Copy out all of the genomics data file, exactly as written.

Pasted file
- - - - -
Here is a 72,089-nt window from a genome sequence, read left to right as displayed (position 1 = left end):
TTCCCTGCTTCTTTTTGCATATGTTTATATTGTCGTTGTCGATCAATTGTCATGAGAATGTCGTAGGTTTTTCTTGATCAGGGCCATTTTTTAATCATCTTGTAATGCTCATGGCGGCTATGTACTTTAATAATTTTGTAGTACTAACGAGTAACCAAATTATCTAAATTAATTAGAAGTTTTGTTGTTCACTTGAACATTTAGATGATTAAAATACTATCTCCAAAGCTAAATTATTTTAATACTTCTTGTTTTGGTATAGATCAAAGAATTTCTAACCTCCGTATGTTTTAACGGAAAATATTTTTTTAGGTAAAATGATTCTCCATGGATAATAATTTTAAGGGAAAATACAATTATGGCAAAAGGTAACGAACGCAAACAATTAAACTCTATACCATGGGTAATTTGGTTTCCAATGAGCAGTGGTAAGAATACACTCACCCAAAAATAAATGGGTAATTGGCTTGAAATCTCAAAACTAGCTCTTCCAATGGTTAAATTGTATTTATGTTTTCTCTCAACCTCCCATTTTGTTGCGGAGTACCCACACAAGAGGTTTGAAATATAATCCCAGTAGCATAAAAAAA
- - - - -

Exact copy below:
Here is a 72,089-nt window from a genome sequence, read left to right as displayed (position 1 = left end):
TTCCCTGCTTCTTTTTGCATATGTTTATATTGTCGTTGTCGATCAATTGTCATGAGAATGTCGTAGGTTTTTCTTGATCAGGGCCATTTTTTAATCATCTTGTAATGCTCATGGCGGCTATGTACTTTAATAATTTTGTAGTACTAACGAGTAACCAAATTATCTAAATTAATTAGAAGTTTTGTTGTTCACTTGAACATTTAGATGATTAAAATACTATCTCCAAAGCTAAATTATTTTAATACTTCTTGTTTTGGTATAGATCAAAGAATTTCTAACCTCCGTATGTTTTAACGGAAAATATTTTTTTAGGTAAAATGATTCTCCATGGATAATAATTTTAAGGGAAAATACAATTATGGCAAAAGGTAACGAACGCAAACAATTAAACTCTATACCATGGGTAATTTGGTTTCCAATGAGCAGTGGTAAGAATACACTCACCCAAAAATAAATGGGTAATTGGCTTGAAATCTCAAAACTAGCTCTTCCAATGGTTAAATTGTATTTATGTTTTCTCTCAACCTCCCATTTTGTTGCGGAGTACCCACACAAGAGGTTTGAAATATAATCCCAGTAGCATAAAAAAA